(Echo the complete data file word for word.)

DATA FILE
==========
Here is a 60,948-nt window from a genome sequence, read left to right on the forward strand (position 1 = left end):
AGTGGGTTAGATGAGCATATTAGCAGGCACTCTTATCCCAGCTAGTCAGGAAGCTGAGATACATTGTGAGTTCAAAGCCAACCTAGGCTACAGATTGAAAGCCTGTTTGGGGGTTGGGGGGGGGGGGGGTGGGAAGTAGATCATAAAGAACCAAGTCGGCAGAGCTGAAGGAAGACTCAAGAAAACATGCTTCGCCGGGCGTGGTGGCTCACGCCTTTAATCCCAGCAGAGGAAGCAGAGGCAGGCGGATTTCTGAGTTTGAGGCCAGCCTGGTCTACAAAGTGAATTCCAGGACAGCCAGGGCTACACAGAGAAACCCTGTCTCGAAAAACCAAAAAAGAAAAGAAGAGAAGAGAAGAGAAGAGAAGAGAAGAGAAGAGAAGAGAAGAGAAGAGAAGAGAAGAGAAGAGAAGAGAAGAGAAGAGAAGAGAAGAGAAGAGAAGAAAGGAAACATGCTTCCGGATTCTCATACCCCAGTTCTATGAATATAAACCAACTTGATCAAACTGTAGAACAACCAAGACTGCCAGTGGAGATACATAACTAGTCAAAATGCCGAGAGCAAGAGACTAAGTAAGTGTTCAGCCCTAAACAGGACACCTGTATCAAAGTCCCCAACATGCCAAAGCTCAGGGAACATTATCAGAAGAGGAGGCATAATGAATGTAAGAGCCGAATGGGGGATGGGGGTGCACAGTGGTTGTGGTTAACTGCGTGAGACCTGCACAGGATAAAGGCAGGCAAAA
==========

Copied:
Here is a 60,948-nt window from a genome sequence, read left to right on the forward strand (position 1 = left end):
AGTGGGTTAGATGAGCATATTAGCAGGCACTCTTATCCCAGCTAGTCAGGAAGCTGAGATACATTGTGAGTTCAAAGCCAACCTAGGCTACAGATTGAAAGCCTGTTTGGGGGTTGGGGGGGGGGGGGGTGGGAAGTAGATCATAAAGAACCAAGTCGGCAGAGCTGAAGGAAGACTCAAGAAAACATGCTTCGCCGGGCGTGGTGGCTCACGCCTTTAATCCCAGCAGAGGAAGCAGAGGCAGGCGGATTTCTGAGTTTGAGGCCAGCCTGGTCTACAAAGTGAATTCCAGGACAGCCAGGGCTACACAGAGAAACCCTGTCTCGAAAAACCAAAAAAGAAAAGAAGAGAAGAGAAGAGAAGAGAAGAGAAGAGAAGAGAAGAGAAGAGAAGAGAAGAGAAGAGAAGAGAAGAGAAGAGAAGAGAAGAGAAGAGAAGAGAAGAAAGGAAACATGCTTCCGGATTCTCATACCCCAGTTCTATGAATATAAACCAACTTGATCAAACTGTAGAACAACCAAGACTGCCAGTGGAGATACATAACTAGTCAAAATGCCGAGAGCAAGAGACTAAGTAAGTGTTCAGCCCTAAACAGGACACCTGTATCAAAGTCCCCAACATGCCAAAGCTCAGGGAACATTATCAGAAGAGGAGGCATAATGAATGTAAGAGCCGAATGGGGGATGGGGGTGCACAGTGGTTGTGGTTAACTGCGTGAGACCTGCACAGGATAAAGGCAGGCAAAA